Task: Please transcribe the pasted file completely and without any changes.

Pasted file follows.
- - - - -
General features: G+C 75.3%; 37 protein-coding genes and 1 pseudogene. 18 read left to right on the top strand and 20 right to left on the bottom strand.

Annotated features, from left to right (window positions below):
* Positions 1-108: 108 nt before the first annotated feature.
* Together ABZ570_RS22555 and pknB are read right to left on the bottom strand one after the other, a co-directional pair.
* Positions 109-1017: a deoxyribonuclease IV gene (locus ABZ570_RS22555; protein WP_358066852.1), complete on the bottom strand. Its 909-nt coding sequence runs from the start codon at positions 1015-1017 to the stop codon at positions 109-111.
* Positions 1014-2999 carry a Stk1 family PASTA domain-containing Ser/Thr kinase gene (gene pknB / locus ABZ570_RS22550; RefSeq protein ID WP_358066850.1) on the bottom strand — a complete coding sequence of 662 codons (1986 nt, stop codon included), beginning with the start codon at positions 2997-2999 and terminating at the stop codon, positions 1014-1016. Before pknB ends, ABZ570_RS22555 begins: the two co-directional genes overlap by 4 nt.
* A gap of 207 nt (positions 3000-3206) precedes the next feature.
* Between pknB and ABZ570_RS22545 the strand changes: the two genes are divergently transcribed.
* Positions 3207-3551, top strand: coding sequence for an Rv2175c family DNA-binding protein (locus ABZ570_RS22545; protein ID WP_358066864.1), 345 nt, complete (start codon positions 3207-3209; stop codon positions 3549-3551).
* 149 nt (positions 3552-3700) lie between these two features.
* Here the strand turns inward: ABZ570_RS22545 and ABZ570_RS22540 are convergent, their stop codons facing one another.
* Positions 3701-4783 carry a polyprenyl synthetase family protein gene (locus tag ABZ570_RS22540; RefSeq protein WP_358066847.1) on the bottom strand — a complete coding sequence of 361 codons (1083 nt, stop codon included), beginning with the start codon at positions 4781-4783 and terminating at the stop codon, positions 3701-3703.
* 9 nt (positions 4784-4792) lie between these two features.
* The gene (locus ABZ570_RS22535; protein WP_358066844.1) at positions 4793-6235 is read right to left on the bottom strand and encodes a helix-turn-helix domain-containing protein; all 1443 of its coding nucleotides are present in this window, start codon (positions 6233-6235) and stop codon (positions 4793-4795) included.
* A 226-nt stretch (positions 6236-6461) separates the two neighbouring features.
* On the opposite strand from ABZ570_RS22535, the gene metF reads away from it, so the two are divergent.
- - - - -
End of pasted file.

General features: G+C 75.3%; 37 protein-coding genes and 1 pseudogene. 18 read left to right on the top strand and 20 right to left on the bottom strand.

Annotated features, from left to right (window positions below):
* Positions 1-108: 108 nt before the first annotated feature.
* Together ABZ570_RS22555 and pknB are read right to left on the bottom strand one after the other, a co-directional pair.
* Positions 109-1017: a deoxyribonuclease IV gene (locus ABZ570_RS22555; protein WP_358066852.1), complete on the bottom strand. Its 909-nt coding sequence runs from the start codon at positions 1015-1017 to the stop codon at positions 109-111.
* Positions 1014-2999 carry a Stk1 family PASTA domain-containing Ser/Thr kinase gene (gene pknB / locus ABZ570_RS22550; RefSeq protein ID WP_358066850.1) on the bottom strand — a complete coding sequence of 662 codons (1986 nt, stop codon included), beginning with the start codon at positions 2997-2999 and terminating at the stop codon, positions 1014-1016. Before pknB ends, ABZ570_RS22555 begins: the two co-directional genes overlap by 4 nt.
* A gap of 207 nt (positions 3000-3206) precedes the next feature.
* Between pknB and ABZ570_RS22545 the strand changes: the two genes are divergently transcribed.
* Positions 3207-3551, top strand: coding sequence for an Rv2175c family DNA-binding protein (locus ABZ570_RS22545; protein ID WP_358066864.1), 345 nt, complete (start codon positions 3207-3209; stop codon positions 3549-3551).
* 149 nt (positions 3552-3700) lie between these two features.
* Here the strand turns inward: ABZ570_RS22545 and ABZ570_RS22540 are convergent, their stop codons facing one another.
* Positions 3701-4783 carry a polyprenyl synthetase family protein gene (locus tag ABZ570_RS22540; RefSeq protein WP_358066847.1) on the bottom strand — a complete coding sequence of 361 codons (1083 nt, stop codon included), beginning with the start codon at positions 4781-4783 and terminating at the stop codon, positions 3701-3703.
* 9 nt (positions 4784-4792) lie between these two features.
* The gene (locus ABZ570_RS22535; protein WP_358066844.1) at positions 4793-6235 is read right to left on the bottom strand and encodes a helix-turn-helix domain-containing protein; all 1443 of its coding nucleotides are present in this window, start codon (positions 6233-6235) and stop codon (positions 4793-4795) included.
* A 226-nt stretch (positions 6236-6461) separates the two neighbouring features.
* On the opposite strand from ABZ570_RS22535, the gene metF reads away from it, so the two are divergent.